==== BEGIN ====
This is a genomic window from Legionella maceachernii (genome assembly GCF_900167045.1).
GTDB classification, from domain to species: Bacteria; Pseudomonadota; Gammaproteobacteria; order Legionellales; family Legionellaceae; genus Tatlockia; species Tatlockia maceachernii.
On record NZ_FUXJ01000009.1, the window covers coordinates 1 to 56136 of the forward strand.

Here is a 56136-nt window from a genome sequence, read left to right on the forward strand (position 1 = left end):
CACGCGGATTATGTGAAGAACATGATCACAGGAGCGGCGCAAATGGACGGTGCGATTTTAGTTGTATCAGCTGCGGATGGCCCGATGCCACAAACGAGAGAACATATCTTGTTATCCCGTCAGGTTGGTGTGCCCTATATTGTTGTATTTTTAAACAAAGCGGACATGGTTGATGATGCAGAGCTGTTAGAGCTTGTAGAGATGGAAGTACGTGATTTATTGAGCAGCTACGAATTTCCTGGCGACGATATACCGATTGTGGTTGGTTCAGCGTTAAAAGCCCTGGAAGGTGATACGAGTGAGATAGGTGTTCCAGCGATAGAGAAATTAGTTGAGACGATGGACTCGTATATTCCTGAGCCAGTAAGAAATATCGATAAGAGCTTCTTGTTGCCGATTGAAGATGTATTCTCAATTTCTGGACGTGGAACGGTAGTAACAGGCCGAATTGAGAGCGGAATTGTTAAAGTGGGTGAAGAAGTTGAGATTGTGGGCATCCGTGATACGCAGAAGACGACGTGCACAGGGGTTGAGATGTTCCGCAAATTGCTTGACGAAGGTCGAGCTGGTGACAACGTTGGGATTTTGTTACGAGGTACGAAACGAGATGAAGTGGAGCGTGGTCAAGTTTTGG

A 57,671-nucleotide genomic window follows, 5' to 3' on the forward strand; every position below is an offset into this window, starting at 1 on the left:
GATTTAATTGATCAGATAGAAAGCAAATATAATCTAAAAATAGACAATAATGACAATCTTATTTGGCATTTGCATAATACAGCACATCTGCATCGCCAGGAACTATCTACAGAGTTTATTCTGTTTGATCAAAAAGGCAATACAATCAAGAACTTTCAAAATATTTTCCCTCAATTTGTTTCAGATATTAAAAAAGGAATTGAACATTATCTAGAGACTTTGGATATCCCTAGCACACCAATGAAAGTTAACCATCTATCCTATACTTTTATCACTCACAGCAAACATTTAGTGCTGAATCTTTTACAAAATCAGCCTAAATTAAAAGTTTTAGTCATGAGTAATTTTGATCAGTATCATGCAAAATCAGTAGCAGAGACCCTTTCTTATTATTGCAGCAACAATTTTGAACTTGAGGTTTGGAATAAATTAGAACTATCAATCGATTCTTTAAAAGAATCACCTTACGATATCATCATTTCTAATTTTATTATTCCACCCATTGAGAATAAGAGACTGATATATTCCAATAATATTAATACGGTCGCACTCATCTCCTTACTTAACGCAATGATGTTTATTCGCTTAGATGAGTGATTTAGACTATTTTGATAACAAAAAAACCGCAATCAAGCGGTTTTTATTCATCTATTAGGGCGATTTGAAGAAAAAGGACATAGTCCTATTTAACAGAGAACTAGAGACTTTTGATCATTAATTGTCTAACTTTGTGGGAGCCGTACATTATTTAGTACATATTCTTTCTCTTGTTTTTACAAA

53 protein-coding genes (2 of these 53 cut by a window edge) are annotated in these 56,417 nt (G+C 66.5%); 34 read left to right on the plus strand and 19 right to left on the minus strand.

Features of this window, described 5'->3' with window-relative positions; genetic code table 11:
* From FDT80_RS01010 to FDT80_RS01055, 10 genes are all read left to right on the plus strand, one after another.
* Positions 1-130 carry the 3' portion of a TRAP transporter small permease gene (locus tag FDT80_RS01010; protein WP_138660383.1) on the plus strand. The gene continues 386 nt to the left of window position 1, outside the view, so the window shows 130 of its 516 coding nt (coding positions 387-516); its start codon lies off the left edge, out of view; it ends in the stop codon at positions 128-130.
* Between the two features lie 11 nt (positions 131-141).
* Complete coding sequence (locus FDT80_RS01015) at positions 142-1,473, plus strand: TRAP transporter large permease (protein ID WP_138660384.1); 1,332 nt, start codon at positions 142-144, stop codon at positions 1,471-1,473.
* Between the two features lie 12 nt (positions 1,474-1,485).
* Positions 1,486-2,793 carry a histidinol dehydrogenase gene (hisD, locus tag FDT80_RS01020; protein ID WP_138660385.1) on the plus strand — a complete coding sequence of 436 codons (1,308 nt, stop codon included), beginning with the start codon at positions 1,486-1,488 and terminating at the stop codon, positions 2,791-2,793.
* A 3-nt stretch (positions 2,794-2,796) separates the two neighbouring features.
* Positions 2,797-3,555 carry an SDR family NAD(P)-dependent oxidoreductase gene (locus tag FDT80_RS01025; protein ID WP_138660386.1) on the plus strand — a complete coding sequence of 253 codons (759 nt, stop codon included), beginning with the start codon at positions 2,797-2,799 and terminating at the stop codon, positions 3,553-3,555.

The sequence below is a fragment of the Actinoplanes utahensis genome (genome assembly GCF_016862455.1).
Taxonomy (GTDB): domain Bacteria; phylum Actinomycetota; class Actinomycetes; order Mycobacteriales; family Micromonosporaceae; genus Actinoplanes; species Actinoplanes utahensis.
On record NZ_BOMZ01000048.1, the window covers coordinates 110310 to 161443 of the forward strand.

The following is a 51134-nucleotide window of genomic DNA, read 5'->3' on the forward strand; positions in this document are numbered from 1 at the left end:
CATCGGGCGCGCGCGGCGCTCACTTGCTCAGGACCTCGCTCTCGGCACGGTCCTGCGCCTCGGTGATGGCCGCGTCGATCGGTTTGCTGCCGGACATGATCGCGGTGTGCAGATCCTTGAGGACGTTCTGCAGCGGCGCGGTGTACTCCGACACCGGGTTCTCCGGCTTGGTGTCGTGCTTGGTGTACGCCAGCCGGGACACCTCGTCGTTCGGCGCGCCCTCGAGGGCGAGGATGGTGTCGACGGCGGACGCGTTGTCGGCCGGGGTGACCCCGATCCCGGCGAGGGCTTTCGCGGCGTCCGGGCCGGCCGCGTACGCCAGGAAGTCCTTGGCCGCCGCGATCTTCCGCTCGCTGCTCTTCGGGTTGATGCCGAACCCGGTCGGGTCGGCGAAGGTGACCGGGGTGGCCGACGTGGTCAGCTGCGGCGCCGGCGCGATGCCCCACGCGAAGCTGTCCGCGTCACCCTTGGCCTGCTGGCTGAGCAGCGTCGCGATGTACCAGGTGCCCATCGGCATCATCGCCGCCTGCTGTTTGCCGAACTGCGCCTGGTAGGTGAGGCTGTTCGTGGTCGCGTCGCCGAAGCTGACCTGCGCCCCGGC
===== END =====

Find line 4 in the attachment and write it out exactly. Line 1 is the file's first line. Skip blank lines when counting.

Here is a 56136-nt window from a genome sequence, read left to right on the forward strand (position 1 = left end):